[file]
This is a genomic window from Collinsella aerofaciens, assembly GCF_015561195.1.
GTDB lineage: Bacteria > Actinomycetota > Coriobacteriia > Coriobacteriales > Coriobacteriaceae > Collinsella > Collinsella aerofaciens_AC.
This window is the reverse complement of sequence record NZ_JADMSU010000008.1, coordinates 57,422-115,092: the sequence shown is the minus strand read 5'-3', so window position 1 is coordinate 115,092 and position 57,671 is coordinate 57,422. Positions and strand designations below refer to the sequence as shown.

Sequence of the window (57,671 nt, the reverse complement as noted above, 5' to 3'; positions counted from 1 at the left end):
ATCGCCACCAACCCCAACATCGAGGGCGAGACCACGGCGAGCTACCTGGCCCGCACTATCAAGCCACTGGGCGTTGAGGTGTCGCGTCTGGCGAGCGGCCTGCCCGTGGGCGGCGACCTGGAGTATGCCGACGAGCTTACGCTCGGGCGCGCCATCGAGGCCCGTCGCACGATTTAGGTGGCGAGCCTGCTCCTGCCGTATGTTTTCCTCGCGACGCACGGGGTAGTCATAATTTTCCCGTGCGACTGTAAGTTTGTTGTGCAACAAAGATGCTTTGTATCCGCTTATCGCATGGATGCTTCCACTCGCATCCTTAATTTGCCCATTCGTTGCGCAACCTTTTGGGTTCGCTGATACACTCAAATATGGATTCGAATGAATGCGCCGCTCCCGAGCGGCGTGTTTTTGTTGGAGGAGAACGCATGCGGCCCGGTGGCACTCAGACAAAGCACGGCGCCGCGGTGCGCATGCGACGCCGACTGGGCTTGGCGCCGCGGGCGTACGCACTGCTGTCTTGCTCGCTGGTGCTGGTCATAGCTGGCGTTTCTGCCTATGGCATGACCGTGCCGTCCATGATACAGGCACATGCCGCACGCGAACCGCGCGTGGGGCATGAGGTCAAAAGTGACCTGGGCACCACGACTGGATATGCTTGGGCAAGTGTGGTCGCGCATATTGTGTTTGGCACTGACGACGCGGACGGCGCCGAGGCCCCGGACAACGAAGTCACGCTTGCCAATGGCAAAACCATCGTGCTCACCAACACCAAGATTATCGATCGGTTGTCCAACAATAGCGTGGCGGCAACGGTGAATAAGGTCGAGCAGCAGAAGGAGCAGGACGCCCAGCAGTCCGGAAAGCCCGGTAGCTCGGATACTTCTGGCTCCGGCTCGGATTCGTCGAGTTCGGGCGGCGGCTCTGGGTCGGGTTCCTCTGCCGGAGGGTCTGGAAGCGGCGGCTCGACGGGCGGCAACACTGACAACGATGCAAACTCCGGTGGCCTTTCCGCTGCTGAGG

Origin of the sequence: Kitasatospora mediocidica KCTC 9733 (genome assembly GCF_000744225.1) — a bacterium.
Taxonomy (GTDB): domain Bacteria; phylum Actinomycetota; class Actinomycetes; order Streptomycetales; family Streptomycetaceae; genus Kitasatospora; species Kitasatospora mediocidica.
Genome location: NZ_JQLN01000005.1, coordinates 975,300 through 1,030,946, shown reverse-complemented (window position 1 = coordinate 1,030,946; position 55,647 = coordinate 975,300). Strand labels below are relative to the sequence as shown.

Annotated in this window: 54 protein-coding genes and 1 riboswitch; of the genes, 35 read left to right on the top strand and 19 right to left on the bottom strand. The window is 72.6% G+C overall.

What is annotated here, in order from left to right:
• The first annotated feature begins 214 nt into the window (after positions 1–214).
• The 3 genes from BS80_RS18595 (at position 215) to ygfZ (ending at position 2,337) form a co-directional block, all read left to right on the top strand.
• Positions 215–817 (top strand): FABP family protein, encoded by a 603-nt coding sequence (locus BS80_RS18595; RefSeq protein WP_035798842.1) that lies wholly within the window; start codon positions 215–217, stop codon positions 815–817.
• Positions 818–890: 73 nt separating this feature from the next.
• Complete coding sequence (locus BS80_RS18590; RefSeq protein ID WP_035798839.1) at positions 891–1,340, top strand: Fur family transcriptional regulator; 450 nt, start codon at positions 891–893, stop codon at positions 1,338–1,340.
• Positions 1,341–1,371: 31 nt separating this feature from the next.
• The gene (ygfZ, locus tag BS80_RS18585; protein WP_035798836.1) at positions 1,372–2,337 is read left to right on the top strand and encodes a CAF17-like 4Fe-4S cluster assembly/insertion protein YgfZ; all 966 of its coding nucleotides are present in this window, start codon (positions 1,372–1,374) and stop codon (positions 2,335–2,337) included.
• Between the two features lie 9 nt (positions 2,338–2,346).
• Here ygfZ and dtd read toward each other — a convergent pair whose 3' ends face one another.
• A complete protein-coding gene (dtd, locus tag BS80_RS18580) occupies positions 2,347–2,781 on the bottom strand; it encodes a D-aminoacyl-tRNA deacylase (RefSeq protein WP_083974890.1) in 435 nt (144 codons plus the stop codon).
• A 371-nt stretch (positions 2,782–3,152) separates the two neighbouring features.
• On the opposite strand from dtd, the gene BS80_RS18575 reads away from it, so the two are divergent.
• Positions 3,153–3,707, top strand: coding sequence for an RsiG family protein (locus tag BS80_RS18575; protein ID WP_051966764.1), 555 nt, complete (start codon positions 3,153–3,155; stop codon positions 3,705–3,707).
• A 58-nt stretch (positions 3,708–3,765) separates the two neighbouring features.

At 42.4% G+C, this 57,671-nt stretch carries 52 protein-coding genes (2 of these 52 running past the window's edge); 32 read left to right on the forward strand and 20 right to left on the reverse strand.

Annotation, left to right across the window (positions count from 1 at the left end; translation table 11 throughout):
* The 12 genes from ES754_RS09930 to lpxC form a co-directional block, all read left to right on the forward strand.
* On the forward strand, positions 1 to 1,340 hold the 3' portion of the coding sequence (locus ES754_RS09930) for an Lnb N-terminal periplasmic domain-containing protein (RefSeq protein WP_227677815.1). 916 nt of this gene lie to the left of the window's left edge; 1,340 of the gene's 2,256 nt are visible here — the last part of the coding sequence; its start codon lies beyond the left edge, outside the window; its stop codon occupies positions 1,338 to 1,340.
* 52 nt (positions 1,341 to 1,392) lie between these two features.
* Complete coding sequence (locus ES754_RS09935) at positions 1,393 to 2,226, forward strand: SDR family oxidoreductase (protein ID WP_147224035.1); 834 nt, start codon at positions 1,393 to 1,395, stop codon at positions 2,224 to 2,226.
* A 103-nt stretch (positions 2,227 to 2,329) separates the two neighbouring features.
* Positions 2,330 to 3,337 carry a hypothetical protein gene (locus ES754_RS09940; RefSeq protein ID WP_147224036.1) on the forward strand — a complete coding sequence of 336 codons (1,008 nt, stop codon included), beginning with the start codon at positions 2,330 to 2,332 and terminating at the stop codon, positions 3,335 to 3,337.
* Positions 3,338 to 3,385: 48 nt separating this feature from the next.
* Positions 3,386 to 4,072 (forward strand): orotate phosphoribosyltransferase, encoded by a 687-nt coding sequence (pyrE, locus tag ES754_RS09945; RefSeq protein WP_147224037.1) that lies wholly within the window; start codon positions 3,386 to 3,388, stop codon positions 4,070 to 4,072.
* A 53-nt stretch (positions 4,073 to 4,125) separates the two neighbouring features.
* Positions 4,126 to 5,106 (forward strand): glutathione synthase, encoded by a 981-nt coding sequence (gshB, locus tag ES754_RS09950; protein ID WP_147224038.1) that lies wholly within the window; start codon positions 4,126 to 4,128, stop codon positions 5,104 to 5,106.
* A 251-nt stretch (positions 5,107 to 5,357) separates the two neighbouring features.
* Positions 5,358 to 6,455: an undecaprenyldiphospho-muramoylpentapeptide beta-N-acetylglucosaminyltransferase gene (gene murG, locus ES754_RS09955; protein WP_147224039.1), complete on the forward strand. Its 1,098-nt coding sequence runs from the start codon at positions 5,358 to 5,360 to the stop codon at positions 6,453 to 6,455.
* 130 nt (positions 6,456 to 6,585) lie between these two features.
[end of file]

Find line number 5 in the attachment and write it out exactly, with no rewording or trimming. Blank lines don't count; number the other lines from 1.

ATCGCCACCAACCCCAACATCGAGGGCGAGACCACGGCGAGCTACCTGGCCCGCACTATCAAGCCACTGGGCGTTGAGGTGTCGCGTCTGGCGAGCGGCCTGCCCGTGGGCGGCGACCTGGAGTATGCCGACGAGCTTACGCTCGGGCGCGCCATCGAGGCCCGTCGCACGATTTAGGTGGCGAGCCTGCTCCTGCCGTATGTTTTCCTCGCGACGCACGGGGTAGTCATAATTTTCCCGTGCGACTGTAAGTTTGTTGTGCAACAAAGATGCTTTGTATCCGCTTATCGCATGGATGCTTCCACTCGCATCCTTAATTTGCCCATTCGTTGCGCAACCTTTTGGGTTCGCTGATACACTCAAATATGGATTCGAATGAATGCGCCGCTCCCGAGCGGCGTGTTTTTGTTGGAGGAGAACGCATGCGGCCCGGTGGCACTCAGACAAAGCACGGCGCCGCGGTGCGCATGCGACGCCGACTGGGCTTGGCGCCGCGGGCGTACGCACTGCTGTCTTGCTCGCTGGTGCTGGTCATAGCTGGCGTTTCTGCCTATGGCATGACCGTGCCGTCCATGATACAGGCACATGCCGCACGCGAACCGCGCGTGGGGCATGAGGTCAAAAGTGACCTGGGCACCACGACTGGATATGCTTGGGCAAGTGTGGTCGCGCATATTGTGTTTGGCACTGACGACGCGGACGGCGCCGAGGCCCCGGACAACGAAGTCACGCTTGCCAATGGCAAAACCATCGTGCTCACCAACACCAAGATTATCGATCGGTTGTCCAACAATAGCGTGGCGGCAACGGTGAATAAGGTCGAGCAGCAGAAGGAGCAGGACGCCCAGCAGTCCGGAAAGCCCGGTAGCTCGGATACTTCTGGCTCCGGCTCGGATTCGTCGAGTTCGGGCGGCGGCTCTGGGTCGGGTTCCTCTGCCGGAGGGTCTGGAAGCGGCGGCTCGACGGGCGGCAACACTGACAACGATGCAAACTCCGGTGGCCTTTCCGCTGCTGAGG